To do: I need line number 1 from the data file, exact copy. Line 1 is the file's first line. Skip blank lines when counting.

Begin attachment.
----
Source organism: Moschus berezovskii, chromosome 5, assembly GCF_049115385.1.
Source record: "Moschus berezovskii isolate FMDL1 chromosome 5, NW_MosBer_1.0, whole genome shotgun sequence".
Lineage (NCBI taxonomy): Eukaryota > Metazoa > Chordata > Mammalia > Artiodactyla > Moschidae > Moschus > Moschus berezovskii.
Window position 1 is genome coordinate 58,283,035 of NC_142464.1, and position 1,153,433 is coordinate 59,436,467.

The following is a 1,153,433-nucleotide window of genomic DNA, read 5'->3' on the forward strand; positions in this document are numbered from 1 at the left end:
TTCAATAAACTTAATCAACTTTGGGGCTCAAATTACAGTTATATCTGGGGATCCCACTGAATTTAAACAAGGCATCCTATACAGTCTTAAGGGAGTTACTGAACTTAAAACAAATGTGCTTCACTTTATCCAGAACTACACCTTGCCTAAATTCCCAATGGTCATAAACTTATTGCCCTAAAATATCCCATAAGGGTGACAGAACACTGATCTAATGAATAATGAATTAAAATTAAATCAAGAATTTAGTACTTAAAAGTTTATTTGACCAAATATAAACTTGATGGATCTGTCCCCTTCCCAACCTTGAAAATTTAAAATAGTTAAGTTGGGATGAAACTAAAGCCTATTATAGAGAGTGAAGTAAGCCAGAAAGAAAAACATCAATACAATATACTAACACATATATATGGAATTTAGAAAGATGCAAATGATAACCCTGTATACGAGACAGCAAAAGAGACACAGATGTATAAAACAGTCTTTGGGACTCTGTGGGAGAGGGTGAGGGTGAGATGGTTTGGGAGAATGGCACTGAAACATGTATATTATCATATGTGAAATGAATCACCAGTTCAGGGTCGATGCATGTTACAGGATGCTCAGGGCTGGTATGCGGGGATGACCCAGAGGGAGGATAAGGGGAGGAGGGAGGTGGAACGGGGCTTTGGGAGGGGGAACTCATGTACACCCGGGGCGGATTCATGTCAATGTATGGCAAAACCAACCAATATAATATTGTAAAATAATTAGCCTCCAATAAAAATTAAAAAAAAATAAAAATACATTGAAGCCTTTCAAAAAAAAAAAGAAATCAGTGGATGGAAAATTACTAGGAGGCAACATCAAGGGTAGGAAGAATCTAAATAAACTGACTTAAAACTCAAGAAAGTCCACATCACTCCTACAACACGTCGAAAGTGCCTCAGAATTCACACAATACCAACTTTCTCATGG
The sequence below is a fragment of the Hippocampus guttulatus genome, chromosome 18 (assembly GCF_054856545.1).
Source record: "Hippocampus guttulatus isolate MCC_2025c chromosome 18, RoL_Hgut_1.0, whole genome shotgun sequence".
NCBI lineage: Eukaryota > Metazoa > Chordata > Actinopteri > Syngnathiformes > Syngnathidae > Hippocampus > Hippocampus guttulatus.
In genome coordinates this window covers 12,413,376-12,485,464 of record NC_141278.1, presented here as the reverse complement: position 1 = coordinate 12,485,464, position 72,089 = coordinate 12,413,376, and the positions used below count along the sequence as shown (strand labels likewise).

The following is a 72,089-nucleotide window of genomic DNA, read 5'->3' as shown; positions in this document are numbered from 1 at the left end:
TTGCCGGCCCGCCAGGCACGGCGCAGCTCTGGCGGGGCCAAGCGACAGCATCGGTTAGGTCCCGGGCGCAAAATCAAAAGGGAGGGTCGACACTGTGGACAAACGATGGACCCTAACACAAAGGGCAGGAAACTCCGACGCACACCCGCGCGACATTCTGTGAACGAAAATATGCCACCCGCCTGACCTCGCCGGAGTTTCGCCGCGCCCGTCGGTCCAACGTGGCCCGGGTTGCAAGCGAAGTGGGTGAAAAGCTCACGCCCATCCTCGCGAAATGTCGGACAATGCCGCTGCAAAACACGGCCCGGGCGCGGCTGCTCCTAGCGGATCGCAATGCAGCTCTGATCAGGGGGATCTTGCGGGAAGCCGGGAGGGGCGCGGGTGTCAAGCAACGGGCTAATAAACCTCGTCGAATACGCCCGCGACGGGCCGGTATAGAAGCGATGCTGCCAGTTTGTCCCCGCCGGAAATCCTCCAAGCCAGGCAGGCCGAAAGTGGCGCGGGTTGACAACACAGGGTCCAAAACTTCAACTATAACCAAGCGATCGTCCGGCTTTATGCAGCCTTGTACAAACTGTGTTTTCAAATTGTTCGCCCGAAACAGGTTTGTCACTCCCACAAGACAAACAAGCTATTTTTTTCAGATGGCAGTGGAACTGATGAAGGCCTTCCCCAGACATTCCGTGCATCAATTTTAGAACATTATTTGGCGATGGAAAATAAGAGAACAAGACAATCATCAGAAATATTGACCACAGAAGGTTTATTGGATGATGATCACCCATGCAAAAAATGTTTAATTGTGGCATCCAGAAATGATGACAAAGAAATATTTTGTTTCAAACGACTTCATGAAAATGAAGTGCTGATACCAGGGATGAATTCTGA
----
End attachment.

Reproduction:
Source organism: Moschus berezovskii, chromosome 5, assembly GCF_049115385.1.